Korean War Legacy
In the June 2014 Interview (“Why Is Korea the ‘Forgotten War’?”), Melinda Pash pointed out that the American military was a leader in integration during the very segregated 1950s. She is quite correct. I served in the Marine Corps from 1955 to 1958. I never saw a hint of institutional discrimination on a USMC base. Off the base was another matter. I spent my last 12 months in the Corps at Camp Lejeune, N.C. I couldn’t go off the base and have a beer with a black buddy because none of the nearby bars would serve blacks. It is not generally known that the military was a leader in integration; as a former Marine (notice I didn’t say “ex”), I salute Pash for bringing this to light.

R. Conrad Stein
Chicago, Ill.

I was dismayed by Melinda Pash’s comment that Korean War vets remained silent about their service while “veterans of both World War II and the Vietnam War came back to talk about what they did and to form veterans organizations.” As a Vietnam combat veteran, I can only ask, What Vietnam vets have you talked to?

My experience is that the vast majority of Vietnam vets chose to “disappear.” We did not join the American Legion, Veterans of Foreign Wars, etc., in any great numbers because we were not welcome. We formed our own organization, Vietnam Veterans of America, in 1981. I emphatically believe that the aftermath to any particular armed conflict will find its own course. We, as a nation, are at least 10 to 20 years away from any real understanding of how the veterans of Iraq and Afghanistan will deal with their hurts, fears, angers, hopes and dreams, and that includes my 40-year-old Iraq veteran son.

Richard Timmerman
River Falls, Wisc.

Melinda Pash’s interview about the Korean War highlighted several points many of us probably hadn’t fully considered before: Only a third who served had been drafted. Most American defectors had social problems before the war. Desegregation in the military helped lead to desegregation at home. But one comment disturbed me: “American POWs in Korea experienced a level of torture and abuse largely absent from previous wars.” That seems to overlook the Bataan Death March and extreme conditions in Japanese prisoner of war camps in World War II.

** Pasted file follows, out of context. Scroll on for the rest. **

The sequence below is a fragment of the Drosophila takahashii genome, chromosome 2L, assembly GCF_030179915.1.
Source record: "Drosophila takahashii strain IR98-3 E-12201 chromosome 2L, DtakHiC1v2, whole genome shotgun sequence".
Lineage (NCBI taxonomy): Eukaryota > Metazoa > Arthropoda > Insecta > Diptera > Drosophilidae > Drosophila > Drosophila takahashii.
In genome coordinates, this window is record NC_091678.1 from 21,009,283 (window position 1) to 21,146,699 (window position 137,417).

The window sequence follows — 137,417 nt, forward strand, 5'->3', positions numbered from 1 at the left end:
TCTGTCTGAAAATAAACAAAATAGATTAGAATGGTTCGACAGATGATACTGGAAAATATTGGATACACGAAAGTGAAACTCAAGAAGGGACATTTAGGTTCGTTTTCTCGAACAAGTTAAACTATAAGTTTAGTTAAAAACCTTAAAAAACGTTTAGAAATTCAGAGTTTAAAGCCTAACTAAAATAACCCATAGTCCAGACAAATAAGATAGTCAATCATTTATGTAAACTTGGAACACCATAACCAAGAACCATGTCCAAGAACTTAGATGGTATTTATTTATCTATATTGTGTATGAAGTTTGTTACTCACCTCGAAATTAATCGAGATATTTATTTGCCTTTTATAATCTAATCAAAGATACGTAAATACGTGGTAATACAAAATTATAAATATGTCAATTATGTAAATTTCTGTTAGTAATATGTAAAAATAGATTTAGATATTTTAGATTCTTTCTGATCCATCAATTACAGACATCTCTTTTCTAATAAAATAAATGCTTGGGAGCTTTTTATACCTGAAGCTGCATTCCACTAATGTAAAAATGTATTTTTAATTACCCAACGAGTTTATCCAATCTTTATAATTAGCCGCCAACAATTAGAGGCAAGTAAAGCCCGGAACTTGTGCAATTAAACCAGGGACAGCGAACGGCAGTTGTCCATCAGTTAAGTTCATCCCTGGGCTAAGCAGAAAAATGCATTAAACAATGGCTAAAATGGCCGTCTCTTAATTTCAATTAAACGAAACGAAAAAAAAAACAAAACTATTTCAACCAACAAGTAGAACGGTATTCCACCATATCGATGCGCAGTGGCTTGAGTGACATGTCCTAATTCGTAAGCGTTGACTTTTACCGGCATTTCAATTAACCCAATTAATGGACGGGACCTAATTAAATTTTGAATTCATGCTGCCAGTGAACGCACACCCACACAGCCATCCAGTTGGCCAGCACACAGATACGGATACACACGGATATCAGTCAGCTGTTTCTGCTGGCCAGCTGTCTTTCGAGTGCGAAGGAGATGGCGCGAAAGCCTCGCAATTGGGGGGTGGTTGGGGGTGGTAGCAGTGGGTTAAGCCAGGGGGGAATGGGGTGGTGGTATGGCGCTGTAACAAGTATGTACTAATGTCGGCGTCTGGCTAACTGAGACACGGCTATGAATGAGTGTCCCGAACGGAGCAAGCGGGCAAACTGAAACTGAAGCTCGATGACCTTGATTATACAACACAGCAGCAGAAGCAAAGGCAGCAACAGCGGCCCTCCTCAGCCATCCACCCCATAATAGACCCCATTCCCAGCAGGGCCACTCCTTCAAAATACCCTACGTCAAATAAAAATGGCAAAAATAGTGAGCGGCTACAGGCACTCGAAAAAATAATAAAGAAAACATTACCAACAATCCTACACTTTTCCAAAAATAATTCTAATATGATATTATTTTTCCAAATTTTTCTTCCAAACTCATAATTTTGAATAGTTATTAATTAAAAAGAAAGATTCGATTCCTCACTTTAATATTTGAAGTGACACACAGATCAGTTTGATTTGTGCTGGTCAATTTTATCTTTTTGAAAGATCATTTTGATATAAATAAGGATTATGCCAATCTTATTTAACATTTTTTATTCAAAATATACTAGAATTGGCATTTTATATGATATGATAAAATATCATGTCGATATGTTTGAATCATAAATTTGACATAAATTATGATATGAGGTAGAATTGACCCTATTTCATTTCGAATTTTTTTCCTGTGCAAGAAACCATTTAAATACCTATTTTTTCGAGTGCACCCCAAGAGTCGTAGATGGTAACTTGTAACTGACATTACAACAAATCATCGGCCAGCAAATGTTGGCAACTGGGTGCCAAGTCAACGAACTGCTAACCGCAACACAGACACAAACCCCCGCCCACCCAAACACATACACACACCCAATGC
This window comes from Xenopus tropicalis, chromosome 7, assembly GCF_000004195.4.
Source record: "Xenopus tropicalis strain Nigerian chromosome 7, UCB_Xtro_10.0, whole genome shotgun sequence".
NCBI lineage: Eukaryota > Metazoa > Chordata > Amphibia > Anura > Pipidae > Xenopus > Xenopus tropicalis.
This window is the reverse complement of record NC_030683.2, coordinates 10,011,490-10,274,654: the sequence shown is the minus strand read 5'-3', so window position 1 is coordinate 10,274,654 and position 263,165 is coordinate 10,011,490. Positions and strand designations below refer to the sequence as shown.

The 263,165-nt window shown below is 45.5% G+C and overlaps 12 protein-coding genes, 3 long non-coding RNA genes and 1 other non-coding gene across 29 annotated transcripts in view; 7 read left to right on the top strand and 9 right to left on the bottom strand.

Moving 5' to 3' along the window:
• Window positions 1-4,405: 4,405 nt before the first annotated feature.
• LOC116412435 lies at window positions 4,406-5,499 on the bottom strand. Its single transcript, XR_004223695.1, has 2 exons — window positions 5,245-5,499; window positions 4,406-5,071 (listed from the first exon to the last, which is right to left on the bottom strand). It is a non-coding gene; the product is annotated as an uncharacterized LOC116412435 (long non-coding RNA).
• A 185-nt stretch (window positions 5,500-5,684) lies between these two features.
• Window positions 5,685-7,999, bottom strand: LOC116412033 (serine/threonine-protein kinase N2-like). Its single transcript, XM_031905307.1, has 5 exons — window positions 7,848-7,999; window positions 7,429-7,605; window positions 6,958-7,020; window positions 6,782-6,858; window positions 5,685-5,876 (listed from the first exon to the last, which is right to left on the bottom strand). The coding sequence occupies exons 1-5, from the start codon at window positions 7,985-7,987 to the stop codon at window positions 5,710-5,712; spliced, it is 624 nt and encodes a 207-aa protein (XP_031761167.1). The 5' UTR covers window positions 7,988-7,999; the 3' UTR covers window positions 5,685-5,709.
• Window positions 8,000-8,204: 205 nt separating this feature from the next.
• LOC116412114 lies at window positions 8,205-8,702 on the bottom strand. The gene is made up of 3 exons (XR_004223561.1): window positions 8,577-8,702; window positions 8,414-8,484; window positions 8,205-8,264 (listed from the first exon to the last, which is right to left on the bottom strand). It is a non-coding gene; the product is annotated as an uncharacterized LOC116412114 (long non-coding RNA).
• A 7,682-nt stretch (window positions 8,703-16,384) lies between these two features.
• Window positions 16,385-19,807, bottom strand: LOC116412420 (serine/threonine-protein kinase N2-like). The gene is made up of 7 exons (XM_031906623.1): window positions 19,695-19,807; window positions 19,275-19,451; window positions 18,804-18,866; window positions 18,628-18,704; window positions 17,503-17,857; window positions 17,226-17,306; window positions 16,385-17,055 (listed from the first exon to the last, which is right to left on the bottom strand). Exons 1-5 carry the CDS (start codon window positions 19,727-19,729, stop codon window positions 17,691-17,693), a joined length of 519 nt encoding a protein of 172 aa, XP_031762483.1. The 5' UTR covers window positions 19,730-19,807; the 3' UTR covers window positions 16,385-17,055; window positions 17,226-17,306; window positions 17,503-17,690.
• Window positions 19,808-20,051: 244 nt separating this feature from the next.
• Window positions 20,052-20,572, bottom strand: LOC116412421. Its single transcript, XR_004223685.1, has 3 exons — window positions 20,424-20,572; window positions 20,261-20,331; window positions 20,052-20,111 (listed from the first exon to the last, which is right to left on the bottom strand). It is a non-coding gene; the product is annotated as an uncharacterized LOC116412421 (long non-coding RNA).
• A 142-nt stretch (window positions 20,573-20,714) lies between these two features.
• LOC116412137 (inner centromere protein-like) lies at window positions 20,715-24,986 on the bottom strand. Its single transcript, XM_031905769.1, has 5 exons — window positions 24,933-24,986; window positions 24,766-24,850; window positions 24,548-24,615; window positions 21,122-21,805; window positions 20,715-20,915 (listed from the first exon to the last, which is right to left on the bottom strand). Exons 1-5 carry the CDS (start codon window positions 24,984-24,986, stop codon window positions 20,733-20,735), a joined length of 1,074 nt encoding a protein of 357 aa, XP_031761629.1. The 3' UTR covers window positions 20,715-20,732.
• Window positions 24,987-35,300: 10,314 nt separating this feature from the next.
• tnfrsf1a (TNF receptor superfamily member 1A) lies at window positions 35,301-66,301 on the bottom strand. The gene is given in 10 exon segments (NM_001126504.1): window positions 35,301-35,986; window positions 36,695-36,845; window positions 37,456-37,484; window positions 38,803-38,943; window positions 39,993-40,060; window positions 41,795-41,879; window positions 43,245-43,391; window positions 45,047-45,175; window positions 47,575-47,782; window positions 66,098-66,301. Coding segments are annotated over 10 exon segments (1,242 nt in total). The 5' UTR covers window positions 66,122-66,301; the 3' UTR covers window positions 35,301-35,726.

Jim Bartos
Brooklyn Park, Minn.

Kudos to JQ
It has been the fate of John Quincy Adams to be overshadowed by his peers. Although Peter Onuf mistakenly identifies Adams as the fifth president (he was the sixth) in his review of John Quincy Adams: American Visionary by Fred Kaplan (June 2014), he quickly rebounds and provides an excellent summary of a career that spanned more than 60 years. Kaplan’s book will enhance Adams’ historical reputation. It would benefit us as a nation if we had a few more leaders like Adams. One can only hope that the current members of Congress will set polling, fundraising and Green Eggs and Ham aside long enough to read this most recent attempt to give John Quincy Adams his due.

Mike Parsons
Macomb, Mich.

Taunton’s Flag for Liberty
We at the Old Colony Historical Society in Taunton, Mass., very much enjoyed “The Spirit of ’74” (June 2014) and the discussion of events in Worcester. However, we wanted to direct your attention to the fact that on October 21, 1774, Tauntonians raised a Liberty Pole, 112 feet high, on Taunton Green and flew a rebellious flag with “Liberty and Union” stitched on it. Taunton was the first community in the American colonies to raise a flag in stated opposition to British rule, and a “Liberty and Union” flag flies proudly over our city to this day.

Katie MacDonald
Director and Ruby Winslow Linn Curator
Old Colony Historical Society
Taunton, Mass.

Unraveling Mary Baker Eddy
Thanks to Erika Janik for her intellectual curiosity and lively writing, both of which grace your April issue (“Think Positive”). And a comment to wrestle with from a fellow historian: Mary Baker Eddy rejected Mesmer’s theories, while Phineas P. Quimby and the New Thought tradition embraced them. Eddy’s claim to unorthodox Christian revelation was the core difference. Still, she admired Quimby’s character, in her later writings even comparing him to John the Baptist. Scholars of religion, including myself, grapple with how to classify and understand the history of Christian Science. Janik is hardly alone in this ongoing task. I wish her well in it. Perhaps this note will provide her, and American History’s readers, with new views into how Eddy built her unconventional religion on a rejection of Mesmer’s theories.

Amy B. Voorhees
2013-14 Fellow, Boston Athenaeum and American Congregational Association
Rumney, N.H.